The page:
How do I immigrate to a foreign country?
I currently live in the United States and I would like to immigrate to a country in Europe preferiably Germany since I am learning to speak Gernan. I don’t hate America thats not why I want to leave. I know its extremely complicated to switch countries but I would like to know what requirements I need to meet to move to another country. How do I move to a foreign country?
- 2 years ago
- sunshine_melLv 72 years ago
Each country in the world has requirements you need to meet in order to qualify for a work visa.
Step 1 - review the work visa requirements for Germany, and see if you meet them.
- Lisa ALv 72 years ago
You need to be able to do a job that nobody in the eu can do. Or marry a citizen of an EU country.
- W.T. DoorLv 72 years ago
You marry a citizen of Germany who qualifies to sponsor you for residence there.
The USA allows dual nationality so a US citizen who moves abroad - even permanently - is not required by the USA to give up their US citizenship.
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- Rona LachatLv 72 years ago
I am learning to speak Gernan.
For immigration purposes you need the vocabulary of the work place.
more than just basic conversation skills.
I know its extremely complicated to switch countries TRUE Each country has their specific NEEDS for the immigrants they want.
What need do your education and work history provide that the other place NEEDS? The world is over supplied in recent graduates with no experience.
As a general rule about age 25 with at least a Masters degree for a good chance.
Each country has their specific Immigration page for their procedures and requirements.
most can be found from the USA Embassy in Washington web site many countries have.
Expect a cost to move to be about $10,000 or more to cover all the associated stuff you do for a move.
You may want to try for a work holiday type of visa. Limited in number but easy to qualify for.
Australia,Ireland,Korea,New Zealand for example.
An estimated ONE BILLION on the planet want to move some other place.
What makes you special and better than the others is what you show on an application for a visa.
The days of wandering the planet at will are long past.
It was abused by many.
For Germany start here.
There are other places German is used.
- ibu guruLv 72 years ago
You must qualify for residency, perhaps eventual citizenship (don't count on that with Germany or some other countries). Each country sets their own required qualifications, procedures. So what are your qualifications? Can you even qualify for temporary employment visa?
Since you have no clue as to potential processes, procedures, qualifications required, suggest you get a copy of Bob Bauman's book, The Passport Book. This volume covers a vast number of countries with basic info on their immigration laws, and resources for further research. Available amazon & elsewhere. Get it. Study it. Then get some ideas of what education, training, experience, specialized expertise, etc, might help you be acceptable to some country or other.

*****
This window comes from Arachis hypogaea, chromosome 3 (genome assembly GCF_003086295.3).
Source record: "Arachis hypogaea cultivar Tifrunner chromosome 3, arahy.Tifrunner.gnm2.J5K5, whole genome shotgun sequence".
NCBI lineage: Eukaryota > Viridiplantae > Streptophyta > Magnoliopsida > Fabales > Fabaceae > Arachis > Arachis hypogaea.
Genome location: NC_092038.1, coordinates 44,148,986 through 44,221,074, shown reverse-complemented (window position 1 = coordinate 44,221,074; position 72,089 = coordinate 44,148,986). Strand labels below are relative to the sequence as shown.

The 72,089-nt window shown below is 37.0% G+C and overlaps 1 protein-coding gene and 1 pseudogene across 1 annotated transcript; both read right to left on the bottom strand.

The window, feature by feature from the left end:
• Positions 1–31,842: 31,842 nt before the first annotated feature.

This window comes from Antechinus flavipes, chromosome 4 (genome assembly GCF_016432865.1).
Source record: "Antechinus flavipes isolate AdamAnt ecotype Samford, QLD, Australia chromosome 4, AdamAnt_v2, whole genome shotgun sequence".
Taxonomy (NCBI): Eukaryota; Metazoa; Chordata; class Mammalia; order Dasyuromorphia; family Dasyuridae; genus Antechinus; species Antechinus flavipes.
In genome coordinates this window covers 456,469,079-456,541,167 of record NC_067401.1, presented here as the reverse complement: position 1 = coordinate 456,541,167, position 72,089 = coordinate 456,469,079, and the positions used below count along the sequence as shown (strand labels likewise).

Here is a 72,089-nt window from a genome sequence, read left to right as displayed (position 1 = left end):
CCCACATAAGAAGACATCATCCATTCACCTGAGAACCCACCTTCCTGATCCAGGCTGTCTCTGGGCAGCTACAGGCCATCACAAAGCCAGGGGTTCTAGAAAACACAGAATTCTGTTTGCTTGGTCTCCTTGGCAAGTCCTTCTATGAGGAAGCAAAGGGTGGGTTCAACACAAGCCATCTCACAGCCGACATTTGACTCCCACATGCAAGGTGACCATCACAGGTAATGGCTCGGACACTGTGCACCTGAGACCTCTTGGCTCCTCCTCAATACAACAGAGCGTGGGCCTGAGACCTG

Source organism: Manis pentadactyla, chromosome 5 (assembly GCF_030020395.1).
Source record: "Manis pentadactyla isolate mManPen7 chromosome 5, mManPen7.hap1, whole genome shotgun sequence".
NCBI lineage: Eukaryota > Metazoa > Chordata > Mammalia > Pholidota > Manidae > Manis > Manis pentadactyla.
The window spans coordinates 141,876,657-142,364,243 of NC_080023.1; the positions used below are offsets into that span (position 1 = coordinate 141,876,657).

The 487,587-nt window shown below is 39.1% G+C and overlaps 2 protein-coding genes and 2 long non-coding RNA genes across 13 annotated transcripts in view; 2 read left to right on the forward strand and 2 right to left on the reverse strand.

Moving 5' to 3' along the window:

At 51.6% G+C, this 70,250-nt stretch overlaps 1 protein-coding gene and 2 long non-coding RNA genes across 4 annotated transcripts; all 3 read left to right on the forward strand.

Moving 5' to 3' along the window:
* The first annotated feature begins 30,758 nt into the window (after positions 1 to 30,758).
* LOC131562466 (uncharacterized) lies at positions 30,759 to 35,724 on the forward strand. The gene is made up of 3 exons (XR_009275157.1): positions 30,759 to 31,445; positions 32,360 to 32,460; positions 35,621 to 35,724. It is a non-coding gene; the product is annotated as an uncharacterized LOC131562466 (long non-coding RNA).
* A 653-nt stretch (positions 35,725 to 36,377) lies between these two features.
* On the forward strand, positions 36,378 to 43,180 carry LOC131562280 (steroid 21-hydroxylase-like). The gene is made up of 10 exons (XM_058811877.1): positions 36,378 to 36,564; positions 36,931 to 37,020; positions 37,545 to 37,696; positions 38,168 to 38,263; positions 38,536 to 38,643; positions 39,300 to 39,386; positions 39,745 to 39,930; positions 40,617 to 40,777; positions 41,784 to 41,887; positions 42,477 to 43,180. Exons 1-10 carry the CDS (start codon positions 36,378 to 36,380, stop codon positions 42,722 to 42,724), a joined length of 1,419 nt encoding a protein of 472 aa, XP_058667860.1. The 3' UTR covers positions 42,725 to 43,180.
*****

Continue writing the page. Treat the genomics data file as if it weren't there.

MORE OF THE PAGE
- Anonymous2 years ago
you don't state age ..skills etc ..a high end degree is a must ...
- MaxiLv 72 years ago
What do you have to offer that any other country needs or wants? A high level STEM degree and years of work experience in a STEM field? As that is the minimum starting point you need before you can even look for a job advertised by employers who are prepared to sponsor a work visa for a foreign national
- Anonymous2 years ago
I’ll be honest with you, I don’t think you will be happy in Germany as I know a lot of Germans who head the other way. I moved to the USA, everyone was so friendly. I had no trouble making friends. In Germany, you might struggle with friendship because you’re not fluent in German I pressume. My advice would be go to Germany on holiday and stay in a hotel. While you’re there, you can experience life and then speak to someone about getting a permanent work visa.
- Anonymous2 years ago
I have dual citizenship (USA/Canada) and I had to contact the Canadian consulate to get all the paperwork done. Because I have one American parent and one Canadian parent, some fine print buried deep in US and Canadian law says that I'm eligible for dual citizenship. But I'm not sure if that's the case for all people and all countries. In other words, you might have to relinquish your US citizenship when you get your German citizenship so make sure you ask about that before you make any final decisions. But, yeah, if I were you I'd start by contacting the German consulate and/or embassy in your city.